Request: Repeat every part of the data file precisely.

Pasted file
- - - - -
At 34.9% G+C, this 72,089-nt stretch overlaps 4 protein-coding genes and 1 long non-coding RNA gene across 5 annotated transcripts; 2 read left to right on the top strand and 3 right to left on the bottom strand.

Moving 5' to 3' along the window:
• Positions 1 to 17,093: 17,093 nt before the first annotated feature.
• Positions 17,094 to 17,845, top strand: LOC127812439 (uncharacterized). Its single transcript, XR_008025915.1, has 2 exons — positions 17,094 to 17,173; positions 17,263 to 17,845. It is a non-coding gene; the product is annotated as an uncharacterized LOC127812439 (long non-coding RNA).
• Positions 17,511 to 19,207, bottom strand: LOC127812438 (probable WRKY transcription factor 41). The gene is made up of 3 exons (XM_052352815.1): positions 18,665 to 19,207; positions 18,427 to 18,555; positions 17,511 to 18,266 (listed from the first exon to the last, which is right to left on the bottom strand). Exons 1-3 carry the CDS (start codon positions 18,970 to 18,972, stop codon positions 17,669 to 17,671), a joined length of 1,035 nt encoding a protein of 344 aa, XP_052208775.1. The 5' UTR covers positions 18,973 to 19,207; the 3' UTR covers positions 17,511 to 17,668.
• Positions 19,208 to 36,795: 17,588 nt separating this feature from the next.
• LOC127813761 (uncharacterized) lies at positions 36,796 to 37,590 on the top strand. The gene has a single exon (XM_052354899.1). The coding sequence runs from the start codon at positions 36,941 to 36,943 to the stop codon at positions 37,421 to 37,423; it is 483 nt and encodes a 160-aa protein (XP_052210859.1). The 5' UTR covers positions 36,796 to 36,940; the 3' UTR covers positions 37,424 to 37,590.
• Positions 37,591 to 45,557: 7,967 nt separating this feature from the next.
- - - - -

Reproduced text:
At 34.9% G+C, this 72,089-nt stretch overlaps 4 protein-coding genes and 1 long non-coding RNA gene across 5 annotated transcripts; 2 read left to right on the top strand and 3 right to left on the bottom strand.

Moving 5' to 3' along the window:
• Positions 1 to 17,093: 17,093 nt before the first annotated feature.
• Positions 17,094 to 17,845, top strand: LOC127812439 (uncharacterized). Its single transcript, XR_008025915.1, has 2 exons — positions 17,094 to 17,173; positions 17,263 to 17,845. It is a non-coding gene; the product is annotated as an uncharacterized LOC127812439 (long non-coding RNA).
• Positions 17,511 to 19,207, bottom strand: LOC127812438 (probable WRKY transcription factor 41). The gene is made up of 3 exons (XM_052352815.1): positions 18,665 to 19,207; positions 18,427 to 18,555; positions 17,511 to 18,266 (listed from the first exon to the last, which is right to left on the bottom strand). Exons 1-3 carry the CDS (start codon positions 18,970 to 18,972, stop codon positions 17,669 to 17,671), a joined length of 1,035 nt encoding a protein of 344 aa, XP_052208775.1. The 5' UTR covers positions 18,973 to 19,207; the 3' UTR covers positions 17,511 to 17,668.
• Positions 19,208 to 36,795: 17,588 nt separating this feature from the next.
• LOC127813761 (uncharacterized) lies at positions 36,796 to 37,590 on the top strand. The gene has a single exon (XM_052354899.1). The coding sequence runs from the start codon at positions 36,941 to 36,943 to the stop codon at positions 37,421 to 37,423; it is 483 nt and encodes a 160-aa protein (XP_052210859.1). The 5' UTR covers positions 36,796 to 36,940; the 3' UTR covers positions 37,424 to 37,590.
• Positions 37,591 to 45,557: 7,967 nt separating this feature from the next.